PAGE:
Donald Trump has a terrible night in the Fox debate.

For me the lowest point in the annals of presidential debates (and it's a high bar) came last night when the Republican frontrunner, goaded by  "little" Senator Marco Rubio's jabs over the last week  about the size of Mr. Trump's hands, declared that his male equipment is in good order.

If Trump really did intend to be presidential last night, he was severely thwarted. Many of his answers were not answers at all in the traditional sense of the word "answers."

So why was I not surprised to go to Drudge this morning and find that Trump is the runaway  winner on Drudge's online poll?

I was not surprised because in so many ways the Trump phenomenon is yet another manifestation of  the cult of personality that we first saw rear its head in an unprecedented way on a national level in 2008 with the emergence of Barack Obama.

Supporters have affixed themselves to Trump with an unshakeable conviction that he can rescue us from all that ails the republic. He is the vessel for their anger, which at this point is directed more at the Republican leadership than at President Obama and the Democrats.

Jonathan Tobin of Commentary writes of the debate:  

After 11 Republican presidential debates, you’d think we’d understand the dynamic of the race. Time and again, Donald Trump has been exposed in these forums as lacking substantial answers on policy questions as well as being called out for lying, flip-flopping and out-and-out fraud. Yet somehow none of it has mattered. His fans remain loyal to him no matter what he says or does. Indeed, as we learned months ago, the more outrageous he is, the more he insults and demeans anyone who dares to challenge him, and the more inconsistent his stands, the more his supporters seem to like it.

Yuval Levin writes:

So tonight Donald Trump changed his immigration position on the stage (and hey, all the other hotels were doing it), said he would order the military to commit war crimes and atrocities and was sure they would obey, and offered up “this is just a civil case” when asked whether it might be a problem for a candidate to be facing fraud litigation while he’s running. Just what is it going to take?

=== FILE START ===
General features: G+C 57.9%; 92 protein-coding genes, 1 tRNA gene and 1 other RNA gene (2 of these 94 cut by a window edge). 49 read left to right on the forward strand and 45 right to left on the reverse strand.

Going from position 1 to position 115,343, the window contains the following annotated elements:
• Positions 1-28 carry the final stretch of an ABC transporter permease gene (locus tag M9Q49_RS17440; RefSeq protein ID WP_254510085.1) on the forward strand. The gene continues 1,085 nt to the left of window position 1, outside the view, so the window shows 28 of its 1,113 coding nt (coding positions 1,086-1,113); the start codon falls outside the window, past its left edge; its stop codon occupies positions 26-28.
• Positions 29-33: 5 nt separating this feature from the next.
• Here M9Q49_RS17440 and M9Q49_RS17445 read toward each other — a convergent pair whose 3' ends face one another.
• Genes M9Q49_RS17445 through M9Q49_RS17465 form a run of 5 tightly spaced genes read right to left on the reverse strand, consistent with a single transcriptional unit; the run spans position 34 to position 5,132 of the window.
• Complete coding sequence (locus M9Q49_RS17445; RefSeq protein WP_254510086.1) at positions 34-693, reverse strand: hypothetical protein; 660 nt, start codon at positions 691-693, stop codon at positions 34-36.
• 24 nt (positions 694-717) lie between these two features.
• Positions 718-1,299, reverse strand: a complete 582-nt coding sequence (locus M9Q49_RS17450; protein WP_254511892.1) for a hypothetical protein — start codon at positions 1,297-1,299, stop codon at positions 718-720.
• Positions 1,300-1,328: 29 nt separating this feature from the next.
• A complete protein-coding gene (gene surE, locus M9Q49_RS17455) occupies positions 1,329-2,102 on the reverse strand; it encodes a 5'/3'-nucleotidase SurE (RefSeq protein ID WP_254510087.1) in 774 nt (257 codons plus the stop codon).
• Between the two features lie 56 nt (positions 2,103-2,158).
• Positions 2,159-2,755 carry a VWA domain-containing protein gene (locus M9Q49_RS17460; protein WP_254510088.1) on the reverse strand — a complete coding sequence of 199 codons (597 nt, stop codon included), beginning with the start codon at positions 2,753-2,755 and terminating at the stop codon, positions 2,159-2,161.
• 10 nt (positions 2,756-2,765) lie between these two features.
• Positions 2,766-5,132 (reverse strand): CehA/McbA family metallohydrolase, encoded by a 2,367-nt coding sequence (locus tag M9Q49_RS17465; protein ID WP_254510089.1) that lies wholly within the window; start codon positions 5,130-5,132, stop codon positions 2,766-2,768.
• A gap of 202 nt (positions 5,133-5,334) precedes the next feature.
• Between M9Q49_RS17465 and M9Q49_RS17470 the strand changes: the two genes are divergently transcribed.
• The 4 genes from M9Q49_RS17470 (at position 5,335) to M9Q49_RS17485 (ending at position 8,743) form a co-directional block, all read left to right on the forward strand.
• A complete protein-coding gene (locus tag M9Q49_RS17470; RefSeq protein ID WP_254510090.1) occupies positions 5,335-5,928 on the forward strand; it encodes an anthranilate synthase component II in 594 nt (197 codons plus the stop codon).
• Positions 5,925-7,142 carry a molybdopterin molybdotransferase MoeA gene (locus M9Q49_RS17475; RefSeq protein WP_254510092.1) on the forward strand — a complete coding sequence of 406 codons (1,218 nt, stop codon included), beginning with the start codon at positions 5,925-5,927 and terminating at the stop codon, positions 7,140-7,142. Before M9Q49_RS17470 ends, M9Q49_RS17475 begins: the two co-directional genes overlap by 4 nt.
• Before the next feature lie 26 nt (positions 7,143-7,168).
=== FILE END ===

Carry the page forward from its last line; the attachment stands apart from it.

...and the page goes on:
If the Democratic frontrunner is in the shadow of an FBI investigation of her email server scandal, the GOP frontrunner is running in the shadow of a lawsuit from more than five thousand plaintiffs who claim that they were defrauded by the now-defunct Trump University.

A court threw out Trump's countersuit against one of the plaintiffs (now, apparently withdrawn from the case) and frequired Trump to pay almost $800,000 for legal fees. Mr. Trump urged the audience to wait a few years and see how the Trump U suits is settled. Trump attempted to dismiss it as "a minor civil case."

I agree with Jonathan Last that Ted Cruz turned in an outstanding performance last night, and I also thought Rubio did an excellent job. Pollster Douglas Schoen thought Kasich had a good night and benefitted from not being in the Marco-Ted-Donald fray. Schoen concludes:

Will the polls change much from this debate? I would doubt it. But I also don't think that Americans will forget the evening in Detroit any time soon. And that may matter down the line.

For conservatives who would like to see President Obama's damage to the country undone, when that happens may be a matter of concern.